The Hidden Enterprise Culture

The Hidden Enterprise Culture

Entrepreneurship in the Underground Economy

Colin C. Williams

Portraying how entrepreneurs often start out conducting some or all of their trade on an ‘off-the-books’ basis and how many continue to do so once they become established, this book provides the first detailed account of the vast and ubiquitous hidden enterprise culture existing in the interstices of western economies. Until now, the role of the underground economy in enterprise creation, entrepreneurship and small business development has been largely ignored despite its widespread prevalence and importance.

Chapter 5: Portraits of Underground Enterprise

Colin C. Williams

Subjects: business and management, entrepreneurship, organisation studies, economics and finance, economic crime and corruption, law - academic, corruption and economic crime, urban and regional studies, regional studies

Extract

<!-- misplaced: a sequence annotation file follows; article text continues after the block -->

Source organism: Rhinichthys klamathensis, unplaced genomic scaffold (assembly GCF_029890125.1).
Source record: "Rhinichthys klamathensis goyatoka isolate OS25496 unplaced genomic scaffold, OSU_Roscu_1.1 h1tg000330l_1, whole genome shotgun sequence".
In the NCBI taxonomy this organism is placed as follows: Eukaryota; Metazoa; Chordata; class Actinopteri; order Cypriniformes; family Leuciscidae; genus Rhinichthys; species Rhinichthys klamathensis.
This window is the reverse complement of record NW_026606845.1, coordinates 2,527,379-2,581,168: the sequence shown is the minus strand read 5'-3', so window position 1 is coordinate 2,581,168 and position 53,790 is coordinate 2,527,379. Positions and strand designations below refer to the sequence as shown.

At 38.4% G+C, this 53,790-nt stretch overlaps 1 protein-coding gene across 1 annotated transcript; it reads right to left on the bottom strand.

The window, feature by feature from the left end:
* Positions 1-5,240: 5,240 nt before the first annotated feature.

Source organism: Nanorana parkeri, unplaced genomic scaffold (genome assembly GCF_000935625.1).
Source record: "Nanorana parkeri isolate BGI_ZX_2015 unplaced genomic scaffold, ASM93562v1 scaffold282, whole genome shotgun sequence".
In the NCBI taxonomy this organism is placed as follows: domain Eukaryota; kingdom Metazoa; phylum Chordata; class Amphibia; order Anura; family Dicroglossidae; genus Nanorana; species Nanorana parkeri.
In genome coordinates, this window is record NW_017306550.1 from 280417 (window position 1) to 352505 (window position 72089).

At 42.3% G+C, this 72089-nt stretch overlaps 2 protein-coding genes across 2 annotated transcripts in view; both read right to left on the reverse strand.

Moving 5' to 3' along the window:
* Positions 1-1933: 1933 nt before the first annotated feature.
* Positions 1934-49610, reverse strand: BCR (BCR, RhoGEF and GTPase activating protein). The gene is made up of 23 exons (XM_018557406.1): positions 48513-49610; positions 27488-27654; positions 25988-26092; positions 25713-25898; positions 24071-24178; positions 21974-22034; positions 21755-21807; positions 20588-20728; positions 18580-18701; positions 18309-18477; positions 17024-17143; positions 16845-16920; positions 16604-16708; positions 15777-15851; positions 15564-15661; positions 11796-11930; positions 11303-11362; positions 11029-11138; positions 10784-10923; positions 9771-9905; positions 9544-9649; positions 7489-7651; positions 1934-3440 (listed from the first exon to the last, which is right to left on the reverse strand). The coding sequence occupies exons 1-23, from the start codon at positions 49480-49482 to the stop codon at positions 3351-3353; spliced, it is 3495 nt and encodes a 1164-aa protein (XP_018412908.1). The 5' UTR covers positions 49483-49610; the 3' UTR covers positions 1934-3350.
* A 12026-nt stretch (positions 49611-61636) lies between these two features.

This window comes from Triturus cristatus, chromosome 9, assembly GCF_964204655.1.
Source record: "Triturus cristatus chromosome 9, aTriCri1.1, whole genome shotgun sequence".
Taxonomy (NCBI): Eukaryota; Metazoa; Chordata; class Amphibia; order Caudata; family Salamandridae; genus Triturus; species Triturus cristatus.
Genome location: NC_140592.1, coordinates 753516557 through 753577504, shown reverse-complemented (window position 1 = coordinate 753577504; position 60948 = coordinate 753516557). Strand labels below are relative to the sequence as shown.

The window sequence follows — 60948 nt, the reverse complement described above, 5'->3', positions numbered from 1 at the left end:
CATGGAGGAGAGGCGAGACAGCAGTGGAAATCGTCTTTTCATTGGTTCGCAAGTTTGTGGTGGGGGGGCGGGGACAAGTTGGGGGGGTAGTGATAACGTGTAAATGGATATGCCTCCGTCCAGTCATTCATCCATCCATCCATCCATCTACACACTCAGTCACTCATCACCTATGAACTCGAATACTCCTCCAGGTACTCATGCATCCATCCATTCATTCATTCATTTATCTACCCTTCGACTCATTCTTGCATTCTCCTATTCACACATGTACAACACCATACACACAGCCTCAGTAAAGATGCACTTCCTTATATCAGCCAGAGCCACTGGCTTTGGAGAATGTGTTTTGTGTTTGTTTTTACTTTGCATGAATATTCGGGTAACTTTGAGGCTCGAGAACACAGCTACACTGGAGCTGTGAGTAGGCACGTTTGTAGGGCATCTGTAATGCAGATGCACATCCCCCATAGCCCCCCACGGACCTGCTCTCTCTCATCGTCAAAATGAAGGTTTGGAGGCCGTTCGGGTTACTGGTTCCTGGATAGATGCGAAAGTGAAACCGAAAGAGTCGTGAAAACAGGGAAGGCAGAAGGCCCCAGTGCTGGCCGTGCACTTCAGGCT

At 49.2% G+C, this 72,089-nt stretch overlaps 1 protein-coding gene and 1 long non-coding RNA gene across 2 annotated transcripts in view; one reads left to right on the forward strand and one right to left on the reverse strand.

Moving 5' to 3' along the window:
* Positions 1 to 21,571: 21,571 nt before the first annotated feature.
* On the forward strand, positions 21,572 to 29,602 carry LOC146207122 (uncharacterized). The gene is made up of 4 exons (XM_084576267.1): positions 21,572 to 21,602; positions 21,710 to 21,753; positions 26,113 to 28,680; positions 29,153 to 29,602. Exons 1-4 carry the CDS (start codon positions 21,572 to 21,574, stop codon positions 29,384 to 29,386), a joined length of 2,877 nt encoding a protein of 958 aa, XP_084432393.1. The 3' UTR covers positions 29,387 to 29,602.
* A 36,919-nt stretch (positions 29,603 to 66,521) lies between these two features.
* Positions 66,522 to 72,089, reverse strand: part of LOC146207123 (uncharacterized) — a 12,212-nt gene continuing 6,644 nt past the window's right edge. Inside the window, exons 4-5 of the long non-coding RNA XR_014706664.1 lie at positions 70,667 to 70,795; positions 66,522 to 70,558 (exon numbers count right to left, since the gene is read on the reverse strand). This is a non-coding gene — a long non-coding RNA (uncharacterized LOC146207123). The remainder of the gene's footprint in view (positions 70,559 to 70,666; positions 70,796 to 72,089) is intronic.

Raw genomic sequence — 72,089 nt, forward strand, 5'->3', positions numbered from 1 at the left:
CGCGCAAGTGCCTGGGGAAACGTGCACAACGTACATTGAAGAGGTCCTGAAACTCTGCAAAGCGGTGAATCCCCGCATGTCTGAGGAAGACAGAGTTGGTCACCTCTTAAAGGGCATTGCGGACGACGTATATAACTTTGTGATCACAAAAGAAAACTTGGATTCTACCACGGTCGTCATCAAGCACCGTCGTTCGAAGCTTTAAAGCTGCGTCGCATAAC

INTRODUCTION What different types of underground worker can be identified? And in what sectors do they work? To answer these questions, this chapter transcends the conventional focus on which population groups engage in such work and moves towards an appreciation of both the various types of underground worker and the work that they undertake. In so doing, a significant gap in the literature concerning the nature of the underground economy in western nations is filled. Conventional representations usually depict underground workers as low-paid employees working under exploitative sweatshop-like conditions. The widespread recognition that relatively affluent populations do most of this work, however, begs the question of whether it is always low-paid, exploitative and sweatshop-like in character. Although recognition that underground work is frequently conducted on an autonomous basis has hinted that such a depiction is far from the lived reality, until now, few studies have identified either the proportion of underground work conducted on an organized and autonomous basis, or attempted to differentiate the various types of autonomous work. The first section of this chapter thus seeks to answer these issues. Analysing the results of the English Localities Survey – one of the first data sets to unpack the heterogeneous character of underground work in advanced economies – this chapter will reveal first, that employees working on an off-the-books basis for formal or underground enterprises conduct only a very small proportion of all underground work and second, autonomous underground workers need to be differentiated according to their relations...

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